It’s easy to forget that Of Mice and Men are still relatively young in their career. It feels like you have been hearing about them for years, yet in reality they are barely five years old and Restoring Force is only their third album. It’s the album they will be hoping pushes them away from their peers, with a bit of change in sound away from their metalcore roots and an embracing of the chunky bouncy riffs that we all associate with that brand of metal we describe as nu.
In saying that, a recent Metal Hammer interview actually saw the band themselves adamantly denying that nu-metal was a genre they could be lumped in with. Well I’m sorry to say it lads but you are wrong, because nu-metal has lifted it’s leg and pissed all over this album. Right from the start of “Public Service Announcement”, with it’s big riffs and bounce along moments, it’s clear that bands like Papa Roach have drilled their way into the minds of these young men. “You’re Not Alone” is infectious enough to rival the nu-metal of old and nearly every song on this album has a big riff and an even bigger chorus.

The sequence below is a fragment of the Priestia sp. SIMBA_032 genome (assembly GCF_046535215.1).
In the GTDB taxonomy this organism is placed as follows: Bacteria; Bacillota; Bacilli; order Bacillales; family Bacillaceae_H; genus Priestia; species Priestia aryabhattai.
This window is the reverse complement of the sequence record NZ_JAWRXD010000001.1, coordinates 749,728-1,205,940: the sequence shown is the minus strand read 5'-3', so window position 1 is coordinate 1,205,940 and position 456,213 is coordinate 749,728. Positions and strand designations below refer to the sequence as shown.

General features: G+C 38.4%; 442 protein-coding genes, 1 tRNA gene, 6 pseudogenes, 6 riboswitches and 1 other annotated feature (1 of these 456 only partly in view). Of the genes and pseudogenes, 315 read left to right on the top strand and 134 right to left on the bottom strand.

Yet you can kind of see where the guys are coming from. That above description maybe makes this album seem like good, dumb fun. Which in reality is doing a discredit. There are some intelligent well crafted moments on Restoring Force, with the likes of “Another You” actually owing more to Deftones than any of the less intelligent nu-metal brethren. Lead singers Austin Carlile and Phil Manansala very successfully trade vocals on the likes of “Break Free”, a more introverted track, and closer “Space Enough to Grow” is atmospheric and slowed down, ensuring that you leave this album in a completely different style to how you started it. There are more to these guy than you might believe on first impression.
This is a good album, it’s just not yet a great album. It’s still in that stage where you can pick out the influences, with the likes of Papa Roach, Deftones and even Bring Me The Horizon (which it has to be said is happening more and more) still playing a big part in shaping how these guys sound. Yet it suggests that there is a great album in this band, once they solidify a sound for themselves there is nothing to stop this band exploding. They can write big songs and that’s half of the battle. As things stand I would suggest you go out and grab yourself a copy of Restoring Force because there is more than enough here to keep you going.
Choice Cuts: Another You, You’re Not Alone